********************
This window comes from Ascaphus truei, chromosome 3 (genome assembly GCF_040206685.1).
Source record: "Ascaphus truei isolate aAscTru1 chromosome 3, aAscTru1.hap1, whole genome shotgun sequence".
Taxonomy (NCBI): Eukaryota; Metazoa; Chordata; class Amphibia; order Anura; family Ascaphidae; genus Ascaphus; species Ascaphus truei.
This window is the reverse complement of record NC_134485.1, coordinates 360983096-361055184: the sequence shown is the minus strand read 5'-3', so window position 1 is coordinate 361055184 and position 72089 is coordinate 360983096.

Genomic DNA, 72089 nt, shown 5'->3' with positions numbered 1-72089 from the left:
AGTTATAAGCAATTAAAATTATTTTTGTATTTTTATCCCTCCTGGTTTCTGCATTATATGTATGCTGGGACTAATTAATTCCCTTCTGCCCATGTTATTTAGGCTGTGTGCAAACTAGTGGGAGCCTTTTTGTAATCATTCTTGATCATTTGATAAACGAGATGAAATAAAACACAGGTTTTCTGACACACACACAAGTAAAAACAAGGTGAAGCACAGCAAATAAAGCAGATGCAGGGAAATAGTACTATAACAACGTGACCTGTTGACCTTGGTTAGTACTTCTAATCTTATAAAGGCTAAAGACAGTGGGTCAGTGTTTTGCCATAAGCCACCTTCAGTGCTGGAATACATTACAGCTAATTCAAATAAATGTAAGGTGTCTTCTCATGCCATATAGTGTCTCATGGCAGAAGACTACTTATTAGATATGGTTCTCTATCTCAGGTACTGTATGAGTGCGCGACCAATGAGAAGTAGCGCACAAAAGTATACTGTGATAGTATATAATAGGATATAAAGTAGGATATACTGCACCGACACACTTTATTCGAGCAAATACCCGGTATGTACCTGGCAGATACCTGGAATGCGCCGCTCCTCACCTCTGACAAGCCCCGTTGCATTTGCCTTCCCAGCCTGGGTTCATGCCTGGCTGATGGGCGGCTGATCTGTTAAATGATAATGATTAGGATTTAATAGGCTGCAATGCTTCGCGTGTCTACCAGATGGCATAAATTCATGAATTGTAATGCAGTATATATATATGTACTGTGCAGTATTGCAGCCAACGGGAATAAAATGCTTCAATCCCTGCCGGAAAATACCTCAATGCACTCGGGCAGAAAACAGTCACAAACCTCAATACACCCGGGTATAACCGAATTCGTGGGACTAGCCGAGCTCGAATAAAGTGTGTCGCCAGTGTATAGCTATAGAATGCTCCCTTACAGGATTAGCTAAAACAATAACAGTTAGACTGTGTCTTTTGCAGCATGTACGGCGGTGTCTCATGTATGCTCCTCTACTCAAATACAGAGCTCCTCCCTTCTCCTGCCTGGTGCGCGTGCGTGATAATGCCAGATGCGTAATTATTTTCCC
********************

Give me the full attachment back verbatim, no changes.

This window comes from Ascaphus truei, chromosome 3 (genome assembly GCF_040206685.1).
Source record: "Ascaphus truei isolate aAscTru1 chromosome 3, aAscTru1.hap1, whole genome shotgun sequence".
Taxonomy (NCBI): Eukaryota; Metazoa; Chordata; class Amphibia; order Anura; family Ascaphidae; genus Ascaphus; species Ascaphus truei.
This window is the reverse complement of record NC_134485.1, coordinates 360983096-361055184: the sequence shown is the minus strand read 5'-3', so window position 1 is coordinate 361055184 and position 72089 is coordinate 360983096.

Genomic DNA, 72089 nt, shown 5'->3' with positions numbered 1-72089 from the left:
AGTTATAAGCAATTAAAATTATTTTTGTATTTTTATCCCTCCTGGTTTCTGCATTATATGTATGCTGGGACTAATTAATTCCCTTCTGCCCATGTTATTTAGGCTGTGTGCAAACTAGTGGGAGCCTTTTTGTAATCATTCTTGATCATTTGATAAACGAGATGAAATAAAACACAGGTTTTCTGACACACACACAAGTAAAAACAAGGTGAAGCACAGCAAATAAAGCAGATGCAGGGAAATAGTACTATAACAACGTGACCTGTTGACCTTGGTTAGTACTTCTAATCTTATAAAGGCTAAAGACAGTGGGTCAGTGTTTTGCCATAAGCCACCTTCAGTGCTGGAATACATTACAGCTAATTCAAATAAATGTAAGGTGTCTTCTCATGCCATATAGTGTCTCATGGCAGAAGACTACTTATTAGATATGGTTCTCTATCTCAGGTACTGTATGAGTGCGCGACCAATGAGAAGTAGCGCACAAAAGTATACTGTGATAGTATATAATAGGATATAAAGTAGGATATACTGCACCGACACACTTTATTCGAGCAAATACCCGGTATGTACCTGGCAGATACCTGGAATGCGCCGCTCCTCACCTCTGACAAGCCCCGTTGCATTTGCCTTCCCAGCCTGGGTTCATGCCTGGCTGATGGGCGGCTGATCTGTTAAATGATAATGATTAGGATTTAATAGGCTGCAATGCTTCGCGTGTCTACCAGATGGCATAAATTCATGAATTGTAATGCAGTATATATATATGTACTGTGCAGTATTGCAGCCAACGGGAATAAAATGCTTCAATCCCTGCCGGAAAATACCTCAATGCACTCGGGCAGAAAACAGTCACAAACCTCAATACACCCGGGTATAACCGAATTCGTGGGACTAGCCGAGCTCGAATAAAGTGTGTCGCCAGTGTATAGCTATAGAATGCTCCCTTACAGGATTAGCTAAAACAATAACAGTTAGACTGTGTCTTTTGCAGCATGTACGGCGGTGTCTCATGTATGCTCCTCTACTCAAATACAGAGCTCCTCCCTTCTCCTGCCTGGTGCGCGTGCGTGATAATGCCAGATGCGTAATTATTTTCCC